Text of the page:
Terry Taylor is a recent graduate from The Ohio State University’s College of Social Work. Receiving his Bachelor of Science in Social Work in May of 2015, Terry enrolled in the Advanced Standing Alternative Placement (ASAP) program within OSU to complete his Master of Social Work degree in one year. Terry completed his ASAP MSW Internship working with LGBTQ identified adults in an public health alcohol and drug abuse treatment program. Terry has worked with adults and children in outpatient and inpatient mental health and substance abuse settings. Terry sees clients in a variety of clinical settings including individual, group, and family settings. Terry is dedicated to providing culturally competent care to LGBTQ identified people and utilizes Cognitive Behavioral Therapy, Harm Reduction, motivational interviewing, and integrative mind, body, spirit interventions. Terry specializes in LGBTQ and Substance Abuse settings.
Presentation: Addiction in LGBTQ Communities: Improving Cultural Competence and Integrating Harm Reduction in a Substance Free Community Treatment Setting
Time: Breakout Session 4
Where: Alumni Lounge
While the State of Ohio has the Substance Abuse Monitoring Network, there is almost no talk about LGBTQ people specifically when it comes to addiction. In the June OSAM Network report, there were no mentions of the terms LGBTQ, LGBT, Lesbian, Bisexual, or Transgender. There was only one mention of the term Gay. The perceived lack of research and outreach attempts by the team undermine the greater professional communities from seeing issues that affect the LGBTQ community due to epidemiological erasure from the research. Clinical procedures within service provision for LGBTQ communities look very similar to those in which many are accustomed to in standard outpatient alcohol and drug abuse, misuse, and dependency programming. While the provision looks similar, the initial diagnostic assessment has some wide variance when working from an LGBTQ affirmative framework. Proper procedure for assessing LGBTQ identities include asking broad, open questions that are specific enough for consumers to answer fully and competently. Suspending automatic thoughts and biases is difficult and will be discussed within the context of asking questions that do not isolate or box in LGBTQ identified communities. Interventions within the treatment setting also need to be tailored to be open, affirming, and welcoming to all who show up.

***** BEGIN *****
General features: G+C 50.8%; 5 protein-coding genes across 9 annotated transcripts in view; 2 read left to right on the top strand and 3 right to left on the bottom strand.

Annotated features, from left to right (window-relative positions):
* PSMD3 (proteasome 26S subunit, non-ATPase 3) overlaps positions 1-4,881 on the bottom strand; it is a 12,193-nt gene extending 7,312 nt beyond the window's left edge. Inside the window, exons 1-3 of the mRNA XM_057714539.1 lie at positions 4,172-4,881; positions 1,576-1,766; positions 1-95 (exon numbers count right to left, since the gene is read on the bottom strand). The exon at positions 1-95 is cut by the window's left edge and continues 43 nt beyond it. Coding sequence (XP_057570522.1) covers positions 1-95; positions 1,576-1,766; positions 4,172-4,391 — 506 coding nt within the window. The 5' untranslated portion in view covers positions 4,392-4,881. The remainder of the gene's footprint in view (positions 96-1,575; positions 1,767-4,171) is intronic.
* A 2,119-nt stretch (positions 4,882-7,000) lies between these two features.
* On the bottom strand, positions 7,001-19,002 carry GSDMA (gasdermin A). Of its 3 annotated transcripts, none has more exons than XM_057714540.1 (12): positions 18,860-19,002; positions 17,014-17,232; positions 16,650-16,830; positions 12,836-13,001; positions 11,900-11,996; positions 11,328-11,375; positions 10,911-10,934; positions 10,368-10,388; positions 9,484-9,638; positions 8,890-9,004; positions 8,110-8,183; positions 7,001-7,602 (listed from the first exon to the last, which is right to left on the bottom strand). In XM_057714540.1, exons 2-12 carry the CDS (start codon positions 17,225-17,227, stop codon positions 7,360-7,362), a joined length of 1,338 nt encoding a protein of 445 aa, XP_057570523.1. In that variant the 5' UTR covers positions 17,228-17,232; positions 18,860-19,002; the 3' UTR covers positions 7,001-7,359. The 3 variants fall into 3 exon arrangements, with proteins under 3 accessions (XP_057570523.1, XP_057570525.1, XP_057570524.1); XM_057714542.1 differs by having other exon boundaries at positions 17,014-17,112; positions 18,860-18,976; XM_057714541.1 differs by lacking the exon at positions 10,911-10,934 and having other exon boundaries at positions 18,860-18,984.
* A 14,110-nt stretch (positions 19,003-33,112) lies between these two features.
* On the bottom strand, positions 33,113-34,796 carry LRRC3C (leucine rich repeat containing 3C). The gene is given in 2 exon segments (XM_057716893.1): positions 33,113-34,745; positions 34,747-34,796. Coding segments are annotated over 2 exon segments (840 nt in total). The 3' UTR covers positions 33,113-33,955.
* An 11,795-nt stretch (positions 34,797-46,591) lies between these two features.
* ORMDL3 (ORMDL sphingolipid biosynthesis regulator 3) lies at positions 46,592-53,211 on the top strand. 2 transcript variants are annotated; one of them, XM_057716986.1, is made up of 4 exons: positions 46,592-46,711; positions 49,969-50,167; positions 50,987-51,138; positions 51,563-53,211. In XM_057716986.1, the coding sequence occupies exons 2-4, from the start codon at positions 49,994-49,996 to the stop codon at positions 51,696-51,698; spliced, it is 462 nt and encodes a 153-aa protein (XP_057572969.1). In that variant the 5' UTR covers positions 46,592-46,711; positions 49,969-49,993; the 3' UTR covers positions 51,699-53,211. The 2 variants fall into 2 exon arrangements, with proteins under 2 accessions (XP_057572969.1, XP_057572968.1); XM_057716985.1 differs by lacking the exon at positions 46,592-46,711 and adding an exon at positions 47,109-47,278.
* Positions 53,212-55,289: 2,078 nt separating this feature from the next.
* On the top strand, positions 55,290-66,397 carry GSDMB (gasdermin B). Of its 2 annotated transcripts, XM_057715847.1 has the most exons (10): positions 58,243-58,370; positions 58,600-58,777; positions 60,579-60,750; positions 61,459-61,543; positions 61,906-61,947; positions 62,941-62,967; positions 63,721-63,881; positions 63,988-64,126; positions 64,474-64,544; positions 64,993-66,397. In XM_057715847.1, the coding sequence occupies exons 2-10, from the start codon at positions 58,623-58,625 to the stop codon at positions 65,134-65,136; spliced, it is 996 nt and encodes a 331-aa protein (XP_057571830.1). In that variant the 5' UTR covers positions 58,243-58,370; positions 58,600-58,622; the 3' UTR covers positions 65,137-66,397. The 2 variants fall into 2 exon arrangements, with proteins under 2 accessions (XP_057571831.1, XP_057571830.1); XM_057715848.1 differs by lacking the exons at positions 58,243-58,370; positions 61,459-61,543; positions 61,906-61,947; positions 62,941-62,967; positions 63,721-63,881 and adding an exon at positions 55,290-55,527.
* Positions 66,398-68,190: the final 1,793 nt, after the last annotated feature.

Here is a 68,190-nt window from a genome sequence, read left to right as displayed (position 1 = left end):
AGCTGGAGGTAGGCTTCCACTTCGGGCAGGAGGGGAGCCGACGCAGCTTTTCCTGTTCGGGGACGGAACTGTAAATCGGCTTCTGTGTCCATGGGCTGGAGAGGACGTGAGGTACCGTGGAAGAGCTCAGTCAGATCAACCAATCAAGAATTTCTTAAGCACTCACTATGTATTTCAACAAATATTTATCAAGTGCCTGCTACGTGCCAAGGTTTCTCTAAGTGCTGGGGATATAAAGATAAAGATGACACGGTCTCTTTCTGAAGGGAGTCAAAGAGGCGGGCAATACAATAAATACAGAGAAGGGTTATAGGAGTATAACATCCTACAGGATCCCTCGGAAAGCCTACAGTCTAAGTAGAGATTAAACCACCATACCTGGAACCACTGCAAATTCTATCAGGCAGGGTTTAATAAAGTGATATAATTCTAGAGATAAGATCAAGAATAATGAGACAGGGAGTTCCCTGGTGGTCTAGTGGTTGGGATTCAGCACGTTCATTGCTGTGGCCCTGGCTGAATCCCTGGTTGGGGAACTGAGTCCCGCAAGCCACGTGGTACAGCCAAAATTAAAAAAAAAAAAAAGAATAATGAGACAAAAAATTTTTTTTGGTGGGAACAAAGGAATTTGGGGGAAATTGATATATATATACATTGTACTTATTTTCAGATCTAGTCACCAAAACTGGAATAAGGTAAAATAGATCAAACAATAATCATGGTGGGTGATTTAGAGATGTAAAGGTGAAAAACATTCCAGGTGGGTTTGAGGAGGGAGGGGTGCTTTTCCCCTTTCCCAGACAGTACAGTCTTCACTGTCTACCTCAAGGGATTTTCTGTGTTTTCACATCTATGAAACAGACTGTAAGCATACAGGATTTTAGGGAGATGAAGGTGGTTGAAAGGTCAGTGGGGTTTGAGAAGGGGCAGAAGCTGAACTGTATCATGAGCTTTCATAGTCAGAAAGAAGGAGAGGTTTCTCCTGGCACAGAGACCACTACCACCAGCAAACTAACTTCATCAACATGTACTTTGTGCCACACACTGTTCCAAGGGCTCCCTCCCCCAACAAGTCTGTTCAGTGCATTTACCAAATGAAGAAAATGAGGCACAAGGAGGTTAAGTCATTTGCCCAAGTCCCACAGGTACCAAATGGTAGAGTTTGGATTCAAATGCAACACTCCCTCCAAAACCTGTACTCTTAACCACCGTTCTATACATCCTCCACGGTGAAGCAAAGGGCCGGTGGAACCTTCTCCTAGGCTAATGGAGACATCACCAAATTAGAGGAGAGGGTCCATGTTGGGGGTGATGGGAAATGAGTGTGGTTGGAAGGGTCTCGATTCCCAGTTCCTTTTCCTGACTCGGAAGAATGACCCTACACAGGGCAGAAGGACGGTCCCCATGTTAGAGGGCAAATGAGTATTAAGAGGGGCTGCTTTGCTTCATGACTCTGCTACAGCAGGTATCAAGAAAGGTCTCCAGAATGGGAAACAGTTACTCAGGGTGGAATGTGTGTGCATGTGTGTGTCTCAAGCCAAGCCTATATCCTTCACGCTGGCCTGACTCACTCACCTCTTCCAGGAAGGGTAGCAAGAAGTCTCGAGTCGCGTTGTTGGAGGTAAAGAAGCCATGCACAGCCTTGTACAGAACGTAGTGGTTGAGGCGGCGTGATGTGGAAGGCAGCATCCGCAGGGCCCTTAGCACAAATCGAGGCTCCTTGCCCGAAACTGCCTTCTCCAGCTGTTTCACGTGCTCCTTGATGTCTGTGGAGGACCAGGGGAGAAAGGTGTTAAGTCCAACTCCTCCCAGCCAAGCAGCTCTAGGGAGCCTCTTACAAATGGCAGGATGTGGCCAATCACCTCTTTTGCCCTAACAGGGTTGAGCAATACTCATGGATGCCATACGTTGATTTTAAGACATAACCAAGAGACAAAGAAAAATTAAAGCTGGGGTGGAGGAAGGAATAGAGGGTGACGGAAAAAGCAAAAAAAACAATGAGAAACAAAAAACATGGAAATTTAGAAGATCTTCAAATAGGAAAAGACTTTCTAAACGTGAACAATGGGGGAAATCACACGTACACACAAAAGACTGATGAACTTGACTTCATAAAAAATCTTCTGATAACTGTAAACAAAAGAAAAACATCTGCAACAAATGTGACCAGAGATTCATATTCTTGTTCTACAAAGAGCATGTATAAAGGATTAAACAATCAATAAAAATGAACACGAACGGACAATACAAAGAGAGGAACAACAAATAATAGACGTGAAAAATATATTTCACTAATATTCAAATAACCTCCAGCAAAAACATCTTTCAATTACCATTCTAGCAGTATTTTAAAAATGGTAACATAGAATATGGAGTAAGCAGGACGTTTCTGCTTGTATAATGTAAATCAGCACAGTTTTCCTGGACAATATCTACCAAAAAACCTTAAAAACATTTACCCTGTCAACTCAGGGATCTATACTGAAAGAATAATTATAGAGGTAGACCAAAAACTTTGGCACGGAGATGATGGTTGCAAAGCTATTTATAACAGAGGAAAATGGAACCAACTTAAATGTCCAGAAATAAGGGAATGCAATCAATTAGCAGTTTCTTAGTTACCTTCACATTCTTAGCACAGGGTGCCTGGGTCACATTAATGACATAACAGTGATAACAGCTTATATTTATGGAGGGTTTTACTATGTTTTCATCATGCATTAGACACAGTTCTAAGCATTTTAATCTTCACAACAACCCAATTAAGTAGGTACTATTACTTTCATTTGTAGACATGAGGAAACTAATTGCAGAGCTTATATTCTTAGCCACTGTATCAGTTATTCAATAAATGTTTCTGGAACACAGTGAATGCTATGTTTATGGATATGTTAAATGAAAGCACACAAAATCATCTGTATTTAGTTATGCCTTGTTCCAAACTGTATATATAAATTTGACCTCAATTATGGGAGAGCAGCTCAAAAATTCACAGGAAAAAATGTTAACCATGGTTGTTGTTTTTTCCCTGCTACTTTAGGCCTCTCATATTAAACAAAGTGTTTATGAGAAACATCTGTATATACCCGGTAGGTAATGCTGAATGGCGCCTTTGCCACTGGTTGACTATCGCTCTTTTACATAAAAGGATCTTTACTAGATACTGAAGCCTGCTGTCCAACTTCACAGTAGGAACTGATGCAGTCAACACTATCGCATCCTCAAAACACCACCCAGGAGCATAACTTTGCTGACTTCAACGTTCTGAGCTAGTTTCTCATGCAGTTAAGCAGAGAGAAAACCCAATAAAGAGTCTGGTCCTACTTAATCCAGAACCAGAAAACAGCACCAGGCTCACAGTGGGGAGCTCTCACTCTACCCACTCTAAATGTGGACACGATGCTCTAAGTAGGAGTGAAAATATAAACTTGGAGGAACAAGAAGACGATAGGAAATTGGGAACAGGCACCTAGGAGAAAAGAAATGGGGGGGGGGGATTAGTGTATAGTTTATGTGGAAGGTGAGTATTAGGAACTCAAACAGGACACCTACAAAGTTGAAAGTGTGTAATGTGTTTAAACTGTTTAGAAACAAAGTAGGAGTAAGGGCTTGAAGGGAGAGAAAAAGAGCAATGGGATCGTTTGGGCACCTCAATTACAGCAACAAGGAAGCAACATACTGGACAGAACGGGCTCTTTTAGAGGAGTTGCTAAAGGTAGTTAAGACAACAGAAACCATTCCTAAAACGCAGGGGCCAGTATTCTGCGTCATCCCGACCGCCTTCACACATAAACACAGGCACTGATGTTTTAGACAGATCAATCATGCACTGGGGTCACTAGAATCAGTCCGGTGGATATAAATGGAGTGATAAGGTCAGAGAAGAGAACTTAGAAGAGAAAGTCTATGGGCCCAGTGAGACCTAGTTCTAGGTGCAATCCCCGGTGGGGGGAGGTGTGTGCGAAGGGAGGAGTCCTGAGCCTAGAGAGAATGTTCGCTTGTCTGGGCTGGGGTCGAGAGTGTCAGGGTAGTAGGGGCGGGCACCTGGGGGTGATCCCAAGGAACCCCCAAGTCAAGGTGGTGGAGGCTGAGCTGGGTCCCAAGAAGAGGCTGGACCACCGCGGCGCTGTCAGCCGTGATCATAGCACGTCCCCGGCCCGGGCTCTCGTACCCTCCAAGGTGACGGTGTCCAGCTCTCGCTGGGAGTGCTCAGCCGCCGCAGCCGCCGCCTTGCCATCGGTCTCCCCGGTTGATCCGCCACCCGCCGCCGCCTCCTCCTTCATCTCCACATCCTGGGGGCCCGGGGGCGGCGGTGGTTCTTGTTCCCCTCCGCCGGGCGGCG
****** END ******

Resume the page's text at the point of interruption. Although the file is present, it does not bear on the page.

1. To gain an understanding of risk factors the LGBTQ community faces in terms of addiction.
2. To learn pragmatic strategies to improve cultural competence with LGBTQ identified clients in social service agencies.
3. To gain a better conceptualization and skill set of assessment and engagement strategies with LGBTQ identified clients.